Since his first record in 1985 DJ Jazzy Jeff’s life has been a blur of mad firsts and unique accomplishments…
His role in the development of the transformer scratch; with Will Smith he was the first act to win Best Rap Performance Grammy (and proceed to boycott it because they wouldn’t televise it); he made a track with Bart Simpson (Deep Deep Trouble) and worked on some of Eminem and Mac Miller’s earliest music. He’s been a playable character on DJ Hero. He knows Uncle Phil. He gave us Summertime.
And earlier this summer he gave us half an hour of his time to talk about breaks, dubplates and his thoughts on old fashioned techniques of the music industry and how this year’s album M3 (his first album in over 11 years) is a celebration of being fully independent and in control. Genuine wisdom incoming…
What was the first break you ever sampled?
The first I sampled? Obviously it was about cutting the breaks long before we sampled them. But I remember before we all got sampling for real, on the record The Magnificent DJ Jazzy Jeff, right at the end of that record, I scratched in James Brown’s Funky Drummer and I let it go. I didn’t see it as a sample I just played it along with the record. I still remember Bambaataa saying to us ‘you’re really bold, you played James Brown in your record, you got balls!’
Hip hop was so new to us, I didn’t think I was doing anything revolutionary or illegal or anything like that. But that was an early example for what you might call a sample. The E-mu SB 12 was only just coming out and not many people had one. We did that whole album pretty much with a 909 drum machine and turntables. Then not long after that comes the drum machine samplers you could put more patterns in and that’s when we sampled patterned breaks with different parts from different breaks.
The 909 was the hub of so many things
Oh completely. Before we started sequencing, you would just make the beat and everything else you play live or add on with turntables. The 909 was a revolutionary machine. As a MIDI sequencer which could be, as you say, the hub. But also with the swing. No other machine was capable of giving a beat that type of swing.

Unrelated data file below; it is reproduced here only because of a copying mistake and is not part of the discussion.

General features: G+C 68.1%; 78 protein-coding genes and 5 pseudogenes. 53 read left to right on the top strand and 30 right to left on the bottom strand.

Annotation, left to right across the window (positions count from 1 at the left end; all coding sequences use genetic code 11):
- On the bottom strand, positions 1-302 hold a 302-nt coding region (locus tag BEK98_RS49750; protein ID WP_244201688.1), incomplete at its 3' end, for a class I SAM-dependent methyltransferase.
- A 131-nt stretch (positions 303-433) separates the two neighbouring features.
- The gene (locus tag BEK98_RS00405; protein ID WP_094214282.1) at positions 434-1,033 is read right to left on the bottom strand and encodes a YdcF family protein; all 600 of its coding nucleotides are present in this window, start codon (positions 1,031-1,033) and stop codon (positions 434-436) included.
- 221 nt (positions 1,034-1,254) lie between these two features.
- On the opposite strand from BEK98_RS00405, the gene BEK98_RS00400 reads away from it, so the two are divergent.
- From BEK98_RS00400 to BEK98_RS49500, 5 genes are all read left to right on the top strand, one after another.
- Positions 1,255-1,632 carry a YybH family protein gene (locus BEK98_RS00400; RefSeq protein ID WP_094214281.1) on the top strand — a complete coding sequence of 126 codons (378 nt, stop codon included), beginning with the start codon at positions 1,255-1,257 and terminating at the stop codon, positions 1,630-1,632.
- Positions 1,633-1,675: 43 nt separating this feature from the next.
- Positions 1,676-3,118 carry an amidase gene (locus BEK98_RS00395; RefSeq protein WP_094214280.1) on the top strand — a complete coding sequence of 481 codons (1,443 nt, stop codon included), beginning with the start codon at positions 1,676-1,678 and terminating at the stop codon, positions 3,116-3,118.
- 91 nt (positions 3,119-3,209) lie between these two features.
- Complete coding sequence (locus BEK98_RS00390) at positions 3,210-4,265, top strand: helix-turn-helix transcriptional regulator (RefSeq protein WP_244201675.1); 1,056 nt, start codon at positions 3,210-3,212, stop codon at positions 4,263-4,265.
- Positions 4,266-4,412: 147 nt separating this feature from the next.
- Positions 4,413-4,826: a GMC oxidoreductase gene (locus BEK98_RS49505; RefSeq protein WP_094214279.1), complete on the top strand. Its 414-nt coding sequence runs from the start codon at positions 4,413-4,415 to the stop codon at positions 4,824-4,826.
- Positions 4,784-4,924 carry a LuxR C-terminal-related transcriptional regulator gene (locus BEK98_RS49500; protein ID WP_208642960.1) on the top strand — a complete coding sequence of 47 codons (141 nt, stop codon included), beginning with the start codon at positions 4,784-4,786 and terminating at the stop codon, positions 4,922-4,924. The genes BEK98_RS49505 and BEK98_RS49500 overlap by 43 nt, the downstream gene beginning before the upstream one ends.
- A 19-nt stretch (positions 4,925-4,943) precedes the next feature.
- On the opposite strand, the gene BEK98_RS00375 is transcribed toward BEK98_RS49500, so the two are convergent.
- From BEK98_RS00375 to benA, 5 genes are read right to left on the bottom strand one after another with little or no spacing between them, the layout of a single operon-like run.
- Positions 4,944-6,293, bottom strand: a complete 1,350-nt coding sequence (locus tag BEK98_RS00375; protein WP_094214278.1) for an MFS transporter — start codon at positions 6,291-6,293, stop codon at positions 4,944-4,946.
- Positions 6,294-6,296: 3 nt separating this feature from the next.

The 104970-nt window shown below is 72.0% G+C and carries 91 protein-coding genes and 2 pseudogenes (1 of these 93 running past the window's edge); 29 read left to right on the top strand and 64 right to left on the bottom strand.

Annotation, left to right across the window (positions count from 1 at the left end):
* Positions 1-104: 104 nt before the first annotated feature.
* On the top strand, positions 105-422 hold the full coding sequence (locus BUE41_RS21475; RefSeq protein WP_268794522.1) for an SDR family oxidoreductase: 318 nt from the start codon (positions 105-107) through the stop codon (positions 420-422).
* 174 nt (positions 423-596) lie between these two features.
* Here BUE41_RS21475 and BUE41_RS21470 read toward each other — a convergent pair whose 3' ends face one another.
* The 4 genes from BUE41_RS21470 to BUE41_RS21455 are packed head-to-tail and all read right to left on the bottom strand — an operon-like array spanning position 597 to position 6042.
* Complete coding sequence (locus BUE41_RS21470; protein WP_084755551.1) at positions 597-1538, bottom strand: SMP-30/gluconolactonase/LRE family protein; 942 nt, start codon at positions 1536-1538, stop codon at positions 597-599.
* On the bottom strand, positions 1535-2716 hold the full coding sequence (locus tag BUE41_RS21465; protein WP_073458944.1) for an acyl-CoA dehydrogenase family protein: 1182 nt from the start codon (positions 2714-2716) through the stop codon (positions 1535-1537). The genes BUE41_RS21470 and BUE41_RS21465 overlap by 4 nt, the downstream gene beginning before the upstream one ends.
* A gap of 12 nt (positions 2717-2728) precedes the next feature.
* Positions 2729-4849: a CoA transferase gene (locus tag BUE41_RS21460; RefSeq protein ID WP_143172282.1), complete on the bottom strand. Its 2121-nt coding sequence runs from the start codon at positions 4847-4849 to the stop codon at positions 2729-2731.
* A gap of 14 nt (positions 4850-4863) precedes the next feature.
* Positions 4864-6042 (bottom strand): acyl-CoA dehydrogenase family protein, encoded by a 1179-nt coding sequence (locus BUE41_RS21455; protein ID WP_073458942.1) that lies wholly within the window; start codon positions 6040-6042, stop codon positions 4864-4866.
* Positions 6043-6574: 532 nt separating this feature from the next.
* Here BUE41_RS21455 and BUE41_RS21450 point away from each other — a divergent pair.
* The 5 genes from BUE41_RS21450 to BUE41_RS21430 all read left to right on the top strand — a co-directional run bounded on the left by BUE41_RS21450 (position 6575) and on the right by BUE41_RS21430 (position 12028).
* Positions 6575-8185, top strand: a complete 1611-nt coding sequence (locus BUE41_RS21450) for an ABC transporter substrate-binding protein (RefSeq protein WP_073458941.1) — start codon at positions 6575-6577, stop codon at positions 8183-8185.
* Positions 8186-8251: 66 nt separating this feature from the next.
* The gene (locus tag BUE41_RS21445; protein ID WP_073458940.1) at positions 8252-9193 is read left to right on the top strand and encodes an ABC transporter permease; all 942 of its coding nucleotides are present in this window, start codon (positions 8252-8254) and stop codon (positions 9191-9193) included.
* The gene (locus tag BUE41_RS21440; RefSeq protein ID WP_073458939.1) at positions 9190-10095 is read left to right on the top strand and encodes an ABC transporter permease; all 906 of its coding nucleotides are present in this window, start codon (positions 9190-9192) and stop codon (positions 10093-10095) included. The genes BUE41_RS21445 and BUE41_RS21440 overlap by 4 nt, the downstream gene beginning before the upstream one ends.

How about your favourite breaks? What were you sampling when the technology caught up and you were sampling?
I had a blessing. I got very close to DJ Easy Lee, who was the DJ of the Treacherous Three and he had all the breaks. He gave me so many breaks and I’m extremely blessed. Things like I Can’t Stop by John Davis & The Monster Orchestra. Things like that. There’s little old me from Philadelphia and he’s at the cutting edge of breaks in new York. He was like ‘you know what? I got these extra bricks you can build something with them’. That put me way ahead from where I was.
It was hard back in the day. These tapes would come from New York and you’d hear Flash and Theodore and all these DJs cutting breaks and you had no idea of where that break was coming from. You’d get tonnes and tonnes of bad information. Someone would say what it was, you’d spend a lot of time tracking it down, you’d spend your hard earning money on the record and it wasn’t on there. There were enough people out there into it and pushing it, but not enough for you to be able to go ‘Yo! What is this?’ and find out. It became like baseball trading cards and people would try and find things. And of course you also wanted to find breaks that no one had discovered yet.